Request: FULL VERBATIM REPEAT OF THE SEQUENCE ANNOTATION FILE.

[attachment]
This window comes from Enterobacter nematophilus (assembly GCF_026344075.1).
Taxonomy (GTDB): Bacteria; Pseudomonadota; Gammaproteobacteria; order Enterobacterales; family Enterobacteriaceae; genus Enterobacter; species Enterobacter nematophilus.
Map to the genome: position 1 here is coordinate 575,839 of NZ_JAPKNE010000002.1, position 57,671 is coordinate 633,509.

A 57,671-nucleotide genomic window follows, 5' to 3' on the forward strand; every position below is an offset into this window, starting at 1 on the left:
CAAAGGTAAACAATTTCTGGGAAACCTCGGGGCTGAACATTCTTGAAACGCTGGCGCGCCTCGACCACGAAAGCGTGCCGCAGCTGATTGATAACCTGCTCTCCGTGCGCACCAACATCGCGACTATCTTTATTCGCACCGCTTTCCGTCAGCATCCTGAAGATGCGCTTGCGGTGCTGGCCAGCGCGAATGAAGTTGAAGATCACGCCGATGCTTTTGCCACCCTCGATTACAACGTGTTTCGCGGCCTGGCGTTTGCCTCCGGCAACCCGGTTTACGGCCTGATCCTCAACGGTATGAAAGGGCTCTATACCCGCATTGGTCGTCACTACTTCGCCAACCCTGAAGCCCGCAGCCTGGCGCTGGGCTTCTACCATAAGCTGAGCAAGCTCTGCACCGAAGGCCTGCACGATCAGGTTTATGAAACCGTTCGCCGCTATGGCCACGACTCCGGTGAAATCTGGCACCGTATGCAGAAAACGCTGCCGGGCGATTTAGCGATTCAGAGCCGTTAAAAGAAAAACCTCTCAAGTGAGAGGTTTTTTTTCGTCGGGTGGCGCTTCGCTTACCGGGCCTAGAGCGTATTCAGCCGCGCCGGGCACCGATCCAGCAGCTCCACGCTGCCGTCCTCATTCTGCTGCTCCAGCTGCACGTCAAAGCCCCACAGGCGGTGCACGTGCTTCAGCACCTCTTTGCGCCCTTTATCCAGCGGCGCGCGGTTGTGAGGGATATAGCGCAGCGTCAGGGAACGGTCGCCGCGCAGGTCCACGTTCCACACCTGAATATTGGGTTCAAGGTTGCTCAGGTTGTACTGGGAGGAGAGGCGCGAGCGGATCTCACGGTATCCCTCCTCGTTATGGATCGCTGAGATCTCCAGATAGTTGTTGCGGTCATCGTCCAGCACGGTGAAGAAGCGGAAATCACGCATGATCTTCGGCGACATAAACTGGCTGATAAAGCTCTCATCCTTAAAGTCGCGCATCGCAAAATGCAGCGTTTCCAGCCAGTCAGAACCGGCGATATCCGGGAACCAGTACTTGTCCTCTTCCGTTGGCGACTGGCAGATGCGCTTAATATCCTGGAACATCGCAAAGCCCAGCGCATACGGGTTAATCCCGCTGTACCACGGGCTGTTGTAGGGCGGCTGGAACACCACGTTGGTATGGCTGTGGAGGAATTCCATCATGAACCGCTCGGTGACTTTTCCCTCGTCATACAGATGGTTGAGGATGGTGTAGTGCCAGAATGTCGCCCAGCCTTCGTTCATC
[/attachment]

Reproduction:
This window comes from Enterobacter nematophilus (assembly GCF_026344075.1).
Taxonomy (GTDB): Bacteria; Pseudomonadota; Gammaproteobacteria; order Enterobacterales; family Enterobacteriaceae; genus Enterobacter; species Enterobacter nematophilus.
Map to the genome: position 1 here is coordinate 575,839 of NZ_JAPKNE010000002.1, position 57,671 is coordinate 633,509.

A 57,671-nucleotide genomic window follows, 5' to 3' on the forward strand; every position below is an offset into this window, starting at 1 on the left:
CAAAGGTAAACAATTTCTGGGAAACCTCGGGGCTGAACATTCTTGAAACGCTGGCGCGCCTCGACCACGAAAGCGTGCCGCAGCTGATTGATAACCTGCTCTCCGTGCGCACCAACATCGCGACTATCTTTATTCGCACCGCTTTCCGTCAGCATCCTGAAGATGCGCTTGCGGTGCTGGCCAGCGCGAATGAAGTTGAAGATCACGCCGATGCTTTTGCCACCCTCGATTACAACGTGTTTCGCGGCCTGGCGTTTGCCTCCGGCAACCCGGTTTACGGCCTGATCCTCAACGGTATGAAAGGGCTCTATACCCGCATTGGTCGTCACTACTTCGCCAACCCTGAAGCCCGCAGCCTGGCGCTGGGCTTCTACCATAAGCTGAGCAAGCTCTGCACCGAAGGCCTGCACGATCAGGTTTATGAAACCGTTCGCCGCTATGGCCACGACTCCGGTGAAATCTGGCACCGTATGCAGAAAACGCTGCCGGGCGATTTAGCGATTCAGAGCCGTTAAAAGAAAAACCTCTCAAGTGAGAGGTTTTTTTTCGTCGGGTGGCGCTTCGCTTACCGGGCCTAGAGCGTATTCAGCCGCGCCGGGCACCGATCCAGCAGCTCCACGCTGCCGTCCTCATTCTGCTGCTCCAGCTGCACGTCAAAGCCCCACAGGCGGTGCACGTGCTTCAGCACCTCTTTGCGCCCTTTATCCAGCGGCGCGCGGTTGTGAGGGATATAGCGCAGCGTCAGGGAACGGTCGCCGCGCAGGTCCACGTTCCACACCTGAATATTGGGTTCAAGGTTGCTCAGGTTGTACTGGGAGGAGAGGCGCGAGCGGATCTCACGGTATCCCTCCTCGTTATGGATCGCTGAGATCTCCAGATAGTTGTTGCGGTCATCGTCCAGCACGGTGAAGAAGCGGAAATCACGCATGATCTTCGGCGACATAAACTGGCTGATAAAGCTCTCATCCTTAAAGTCGCGCATCGCAAAATGCAGCGTTTCCAGCCAGTCAGAACCGGCGATATCCGGGAACCAGTACTTGTCCTCTTCCGTTGGCGACTGGCAGATGCGCTTAATATCCTGGAACATCGCAAAGCCCAGCGCATACGGGTTAATCCCGCTGTACCACGGGCTGTTGTAGGGCGGCTGGAACACCACGTTGGTATGGCTGTGGAGGAATTCCATCATGAACCGCTCGGTGACTTTTCCCTCGTCATACAGATGGTTGAGGATGGTGTAGTGCCAGAATGTCGCCCAGCCTTCGTTCATC